Working with compact rolls of Japanese mulberry paper in a myriad of colors, artist Lisa Nilsson painstakingly creates anatomical figures and textile patterns using a centuries-old technique called quilling. In her latest artworks Jardine and Gospel, Nilsson was inspired by the patterns of an Islamic carpet and an 8th century gospel cover. The carpet piece alone was nearly 8 months in the making as she created ornate figures of flowers, stars, and other patterns to fill a 27″ by 34″ inch frame, much of which was improvised as she worked outward from the center. For Gospel she in incorporated bright gilt edged paper to mimic the actual gold used for traditional religious book covers.
Artist Kelly Rene Jelinek fabricates life-sized replicas of taxidermied animal heads using fragments of upholstery fabric. The decorative objects conjure nostalgia from Jelinek’s youth spent in rural Wisconsin where she frequently encountered taxidermy deer and game mounts as part of everyday household decor. The artist begins with the same foam mounts utilized by actual taxidermists to which she applies shreds of fabric, yarn, resin (or found) antlers, and glass marble eyes. The results are surprisingly modern sculptural objects that mimic traditional anatomical mounts. Jelinek sells many of her original works on Etsy and you can also follo her on Instagram. (via The Awesomer, Hi-Fructose)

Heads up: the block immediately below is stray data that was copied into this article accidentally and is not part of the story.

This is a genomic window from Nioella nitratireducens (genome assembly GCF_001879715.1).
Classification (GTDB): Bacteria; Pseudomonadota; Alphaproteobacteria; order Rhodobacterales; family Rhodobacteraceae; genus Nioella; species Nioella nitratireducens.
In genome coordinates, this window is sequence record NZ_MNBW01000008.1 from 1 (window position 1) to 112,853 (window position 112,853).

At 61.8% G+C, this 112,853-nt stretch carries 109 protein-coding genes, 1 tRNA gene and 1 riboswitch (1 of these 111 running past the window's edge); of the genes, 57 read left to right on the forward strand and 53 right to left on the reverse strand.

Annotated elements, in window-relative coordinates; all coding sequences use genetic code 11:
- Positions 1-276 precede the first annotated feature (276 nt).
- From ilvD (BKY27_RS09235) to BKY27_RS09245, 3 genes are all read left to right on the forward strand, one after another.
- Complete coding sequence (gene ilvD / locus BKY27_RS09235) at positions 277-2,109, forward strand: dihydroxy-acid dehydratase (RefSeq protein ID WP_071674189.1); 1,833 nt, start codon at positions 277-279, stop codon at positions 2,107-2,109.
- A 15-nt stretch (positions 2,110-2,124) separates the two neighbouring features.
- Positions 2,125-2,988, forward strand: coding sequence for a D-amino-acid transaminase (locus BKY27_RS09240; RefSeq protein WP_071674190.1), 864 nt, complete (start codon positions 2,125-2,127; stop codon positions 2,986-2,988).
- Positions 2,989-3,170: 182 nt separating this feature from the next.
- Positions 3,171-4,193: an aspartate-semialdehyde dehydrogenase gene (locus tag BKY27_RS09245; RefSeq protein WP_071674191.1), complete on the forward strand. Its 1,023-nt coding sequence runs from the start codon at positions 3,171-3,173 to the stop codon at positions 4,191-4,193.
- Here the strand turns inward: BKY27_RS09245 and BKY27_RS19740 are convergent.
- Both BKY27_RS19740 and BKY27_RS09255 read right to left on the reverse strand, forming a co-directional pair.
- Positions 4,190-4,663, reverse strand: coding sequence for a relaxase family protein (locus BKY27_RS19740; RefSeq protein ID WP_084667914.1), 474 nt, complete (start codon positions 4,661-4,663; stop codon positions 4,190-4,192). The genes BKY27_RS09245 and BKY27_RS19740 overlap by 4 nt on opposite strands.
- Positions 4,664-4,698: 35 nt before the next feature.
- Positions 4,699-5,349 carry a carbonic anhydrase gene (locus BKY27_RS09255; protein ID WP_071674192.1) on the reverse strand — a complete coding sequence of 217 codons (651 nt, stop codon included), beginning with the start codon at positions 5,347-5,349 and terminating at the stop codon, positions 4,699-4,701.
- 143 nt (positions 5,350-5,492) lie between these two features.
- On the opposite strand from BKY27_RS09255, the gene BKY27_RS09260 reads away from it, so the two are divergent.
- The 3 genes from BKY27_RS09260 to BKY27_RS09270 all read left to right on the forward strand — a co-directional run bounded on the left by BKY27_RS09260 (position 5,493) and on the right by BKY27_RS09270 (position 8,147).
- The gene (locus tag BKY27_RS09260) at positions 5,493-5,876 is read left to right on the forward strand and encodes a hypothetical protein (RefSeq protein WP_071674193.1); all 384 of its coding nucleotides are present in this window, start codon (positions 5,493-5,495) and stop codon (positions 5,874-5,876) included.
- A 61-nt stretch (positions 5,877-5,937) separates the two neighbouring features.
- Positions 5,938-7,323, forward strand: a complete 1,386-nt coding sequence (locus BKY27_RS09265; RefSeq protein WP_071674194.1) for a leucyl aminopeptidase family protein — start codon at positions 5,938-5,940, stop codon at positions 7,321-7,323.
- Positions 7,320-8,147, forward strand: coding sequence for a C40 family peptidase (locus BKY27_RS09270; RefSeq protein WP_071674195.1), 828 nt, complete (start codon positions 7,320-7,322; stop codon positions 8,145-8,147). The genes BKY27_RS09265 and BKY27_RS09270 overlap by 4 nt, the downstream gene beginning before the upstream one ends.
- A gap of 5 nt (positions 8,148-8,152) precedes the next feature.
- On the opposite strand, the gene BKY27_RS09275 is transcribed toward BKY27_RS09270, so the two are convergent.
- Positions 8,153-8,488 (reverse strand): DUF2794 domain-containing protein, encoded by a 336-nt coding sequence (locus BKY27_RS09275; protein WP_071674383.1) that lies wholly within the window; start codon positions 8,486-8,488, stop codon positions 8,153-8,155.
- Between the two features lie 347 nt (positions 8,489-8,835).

Using scraps leftover thread from her family’s carpet factory in Buenos Aires, artist Alexandra Kehayoglou embarks on a laborious hand-tufting process to fabricate wool carpets and rugs that mimic natural textures like moss, water, trees, and pastures. The carpets balance form and function and can powerfully transform an entire room into a lush meadow dotted with pools of water and tufts of grass. Many of her works even function as part tapestry and flow from walls to floor, or work as covers for chairs or stools.
Typically focusing on obsolete or decrepit architectural structures, photographer Chris Payne's most recent project, Textiles, documents the aesthetics of the colorfully-hued American textile industry. His photographs showcase the bright runs of yarn and thread as the materials makes their way through the hyper-organized machinery, appearing digitally altered in their extreme hot pinks, vibrant reds, and electric blues.
Payne began photographing the factories and mills in America’s Northeast in 2010. The images are not just snapshots of the industry, but photographs that sometimes took months to catch. Due to the machinery’s continuous run and his inability to halt production, Payne had to wait until the perfect moment when the right color would appear, or the parts of the machinery would perfectly align. Payne also features the workers within his documentation of the diminishing domestic industry, explaining that their inclusion is proof that labor and craftsmanship is still valued in our current economy.